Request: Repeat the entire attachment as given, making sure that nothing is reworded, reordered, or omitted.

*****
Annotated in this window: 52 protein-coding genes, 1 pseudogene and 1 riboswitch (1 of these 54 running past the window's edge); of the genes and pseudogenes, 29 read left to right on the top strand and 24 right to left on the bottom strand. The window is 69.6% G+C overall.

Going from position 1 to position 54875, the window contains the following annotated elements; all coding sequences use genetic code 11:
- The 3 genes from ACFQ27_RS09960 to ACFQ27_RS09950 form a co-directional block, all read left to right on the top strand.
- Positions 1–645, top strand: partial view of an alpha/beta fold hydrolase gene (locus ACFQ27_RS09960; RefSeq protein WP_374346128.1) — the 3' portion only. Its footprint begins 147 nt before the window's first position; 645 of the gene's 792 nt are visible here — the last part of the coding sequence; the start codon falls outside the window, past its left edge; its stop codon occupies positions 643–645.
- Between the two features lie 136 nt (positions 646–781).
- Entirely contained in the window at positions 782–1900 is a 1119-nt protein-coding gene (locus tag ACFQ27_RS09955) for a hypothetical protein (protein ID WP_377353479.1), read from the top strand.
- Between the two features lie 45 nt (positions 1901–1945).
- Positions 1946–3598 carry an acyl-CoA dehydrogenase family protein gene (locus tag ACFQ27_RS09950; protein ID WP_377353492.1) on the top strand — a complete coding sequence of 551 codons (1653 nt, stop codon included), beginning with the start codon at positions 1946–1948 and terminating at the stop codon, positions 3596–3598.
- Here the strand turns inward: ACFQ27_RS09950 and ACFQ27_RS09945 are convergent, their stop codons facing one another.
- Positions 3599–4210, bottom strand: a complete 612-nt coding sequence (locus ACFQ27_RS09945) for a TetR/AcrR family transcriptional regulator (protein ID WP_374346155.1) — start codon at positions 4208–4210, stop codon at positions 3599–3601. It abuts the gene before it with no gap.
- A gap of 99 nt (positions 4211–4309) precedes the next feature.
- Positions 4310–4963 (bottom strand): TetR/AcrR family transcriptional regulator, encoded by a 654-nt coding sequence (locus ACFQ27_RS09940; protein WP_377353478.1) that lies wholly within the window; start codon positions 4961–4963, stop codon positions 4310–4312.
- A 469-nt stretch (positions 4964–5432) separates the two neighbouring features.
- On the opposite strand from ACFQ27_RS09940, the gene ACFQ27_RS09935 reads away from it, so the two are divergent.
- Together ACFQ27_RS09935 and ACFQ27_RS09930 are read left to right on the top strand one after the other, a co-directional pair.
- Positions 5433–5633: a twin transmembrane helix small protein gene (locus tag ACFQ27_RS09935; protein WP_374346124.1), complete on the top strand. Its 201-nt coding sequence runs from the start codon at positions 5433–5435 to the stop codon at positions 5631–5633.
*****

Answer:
Annotated in this window: 52 protein-coding genes, 1 pseudogene and 1 riboswitch (1 of these 54 running past the window's edge); of the genes and pseudogenes, 29 read left to right on the top strand and 24 right to left on the bottom strand. The window is 69.6% G+C overall.

Going from position 1 to position 54875, the window contains the following annotated elements; all coding sequences use genetic code 11:
- The 3 genes from ACFQ27_RS09960 to ACFQ27_RS09950 form a co-directional block, all read left to right on the top strand.
- Positions 1–645, top strand: partial view of an alpha/beta fold hydrolase gene (locus ACFQ27_RS09960; RefSeq protein WP_374346128.1) — the 3' portion only. Its footprint begins 147 nt before the window's first position; 645 of the gene's 792 nt are visible here — the last part of the coding sequence; the start codon falls outside the window, past its left edge; its stop codon occupies positions 643–645.
- Between the two features lie 136 nt (positions 646–781).
- Entirely contained in the window at positions 782–1900 is a 1119-nt protein-coding gene (locus tag ACFQ27_RS09955) for a hypothetical protein (protein ID WP_377353479.1), read from the top strand.
- Between the two features lie 45 nt (positions 1901–1945).
- Positions 1946–3598 carry an acyl-CoA dehydrogenase family protein gene (locus tag ACFQ27_RS09950; protein ID WP_377353492.1) on the top strand — a complete coding sequence of 551 codons (1653 nt, stop codon included), beginning with the start codon at positions 1946–1948 and terminating at the stop codon, positions 3596–3598.
- Here the strand turns inward: ACFQ27_RS09950 and ACFQ27_RS09945 are convergent, their stop codons facing one another.
- Positions 3599–4210, bottom strand: a complete 612-nt coding sequence (locus ACFQ27_RS09945) for a TetR/AcrR family transcriptional regulator (protein ID WP_374346155.1) — start codon at positions 4208–4210, stop codon at positions 3599–3601. It abuts the gene before it with no gap.
- A gap of 99 nt (positions 4211–4309) precedes the next feature.
- Positions 4310–4963 (bottom strand): TetR/AcrR family transcriptional regulator, encoded by a 654-nt coding sequence (locus ACFQ27_RS09940; protein WP_377353478.1) that lies wholly within the window; start codon positions 4961–4963, stop codon positions 4310–4312.
- A 469-nt stretch (positions 4964–5432) separates the two neighbouring features.
- On the opposite strand from ACFQ27_RS09940, the gene ACFQ27_RS09935 reads away from it, so the two are divergent.
- Together ACFQ27_RS09935 and ACFQ27_RS09930 are read left to right on the top strand one after the other, a co-directional pair.
- Positions 5433–5633: a twin transmembrane helix small protein gene (locus tag ACFQ27_RS09935; protein WP_374346124.1), complete on the top strand. Its 201-nt coding sequence runs from the start codon at positions 5433–5435 to the stop codon at positions 5631–5633.